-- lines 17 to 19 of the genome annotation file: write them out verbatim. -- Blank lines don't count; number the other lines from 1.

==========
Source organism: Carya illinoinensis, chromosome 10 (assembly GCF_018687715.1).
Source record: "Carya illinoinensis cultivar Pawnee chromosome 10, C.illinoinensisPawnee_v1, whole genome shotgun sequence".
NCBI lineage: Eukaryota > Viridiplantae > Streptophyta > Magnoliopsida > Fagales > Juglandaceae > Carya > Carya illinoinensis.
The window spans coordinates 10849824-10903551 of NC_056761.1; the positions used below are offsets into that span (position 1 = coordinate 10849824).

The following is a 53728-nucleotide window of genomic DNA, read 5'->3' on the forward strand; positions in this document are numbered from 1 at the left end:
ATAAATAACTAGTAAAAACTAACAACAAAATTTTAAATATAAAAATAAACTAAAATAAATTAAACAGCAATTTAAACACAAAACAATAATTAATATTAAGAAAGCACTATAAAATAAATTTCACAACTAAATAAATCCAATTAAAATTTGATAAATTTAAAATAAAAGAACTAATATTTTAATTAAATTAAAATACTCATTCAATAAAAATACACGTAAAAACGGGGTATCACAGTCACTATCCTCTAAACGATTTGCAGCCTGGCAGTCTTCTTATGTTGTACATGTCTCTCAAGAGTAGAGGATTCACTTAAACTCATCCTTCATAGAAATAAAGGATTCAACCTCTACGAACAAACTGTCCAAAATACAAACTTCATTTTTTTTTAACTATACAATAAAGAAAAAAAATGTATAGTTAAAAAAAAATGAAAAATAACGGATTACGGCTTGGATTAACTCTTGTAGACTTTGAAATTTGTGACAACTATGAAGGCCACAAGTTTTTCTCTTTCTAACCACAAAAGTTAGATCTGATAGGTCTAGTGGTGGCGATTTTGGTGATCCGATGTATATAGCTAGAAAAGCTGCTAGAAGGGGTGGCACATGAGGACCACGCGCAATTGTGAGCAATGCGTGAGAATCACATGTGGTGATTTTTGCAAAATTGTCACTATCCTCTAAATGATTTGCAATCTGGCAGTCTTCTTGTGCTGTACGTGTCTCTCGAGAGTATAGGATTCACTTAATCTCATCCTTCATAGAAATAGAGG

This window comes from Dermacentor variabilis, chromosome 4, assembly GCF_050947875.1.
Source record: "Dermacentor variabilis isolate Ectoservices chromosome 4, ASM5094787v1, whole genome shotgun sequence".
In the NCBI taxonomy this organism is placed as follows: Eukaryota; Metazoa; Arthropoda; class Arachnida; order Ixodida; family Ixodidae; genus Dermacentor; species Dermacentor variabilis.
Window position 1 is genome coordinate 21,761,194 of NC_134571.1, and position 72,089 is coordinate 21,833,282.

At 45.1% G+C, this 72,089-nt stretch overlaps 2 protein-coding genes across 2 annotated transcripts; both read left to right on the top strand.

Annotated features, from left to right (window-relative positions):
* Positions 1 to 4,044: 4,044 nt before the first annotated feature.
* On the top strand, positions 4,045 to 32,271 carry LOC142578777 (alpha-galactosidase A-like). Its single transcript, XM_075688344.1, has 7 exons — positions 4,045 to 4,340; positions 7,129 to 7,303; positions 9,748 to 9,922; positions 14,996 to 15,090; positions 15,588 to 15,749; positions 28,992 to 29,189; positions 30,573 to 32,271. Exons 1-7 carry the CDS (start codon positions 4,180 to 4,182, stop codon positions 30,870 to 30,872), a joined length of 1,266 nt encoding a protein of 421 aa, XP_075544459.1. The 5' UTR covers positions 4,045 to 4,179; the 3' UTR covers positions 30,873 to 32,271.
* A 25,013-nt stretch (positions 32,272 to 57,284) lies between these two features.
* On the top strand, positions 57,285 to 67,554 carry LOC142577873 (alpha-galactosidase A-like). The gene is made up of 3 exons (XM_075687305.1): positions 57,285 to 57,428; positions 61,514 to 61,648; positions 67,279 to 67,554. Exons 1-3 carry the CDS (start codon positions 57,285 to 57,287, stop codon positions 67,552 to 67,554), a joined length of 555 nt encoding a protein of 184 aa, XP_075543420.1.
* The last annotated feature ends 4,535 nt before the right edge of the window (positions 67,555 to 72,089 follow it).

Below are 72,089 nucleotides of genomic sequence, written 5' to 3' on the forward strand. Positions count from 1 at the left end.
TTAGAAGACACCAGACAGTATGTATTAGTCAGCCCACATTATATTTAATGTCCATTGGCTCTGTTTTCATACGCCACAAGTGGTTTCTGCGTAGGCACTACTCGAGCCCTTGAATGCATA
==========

* The last annotated feature ends 4,535 nt before the right edge of the window (positions 67,555 to 72,089 follow it).

Below are 72,089 nucleotides of genomic sequence, written 5' to 3' on the forward strand. Positions count from 1 at the left end.
TTAGAAGACACCAGACAGTATGTATTAGTCAGCCCACATTATATTTAATGTCCATTGGCTCTGTTTTCATACGCCACAAGTGGTTTCTGCGTAGGCACTACTCGAGCCCTTGAATGCATA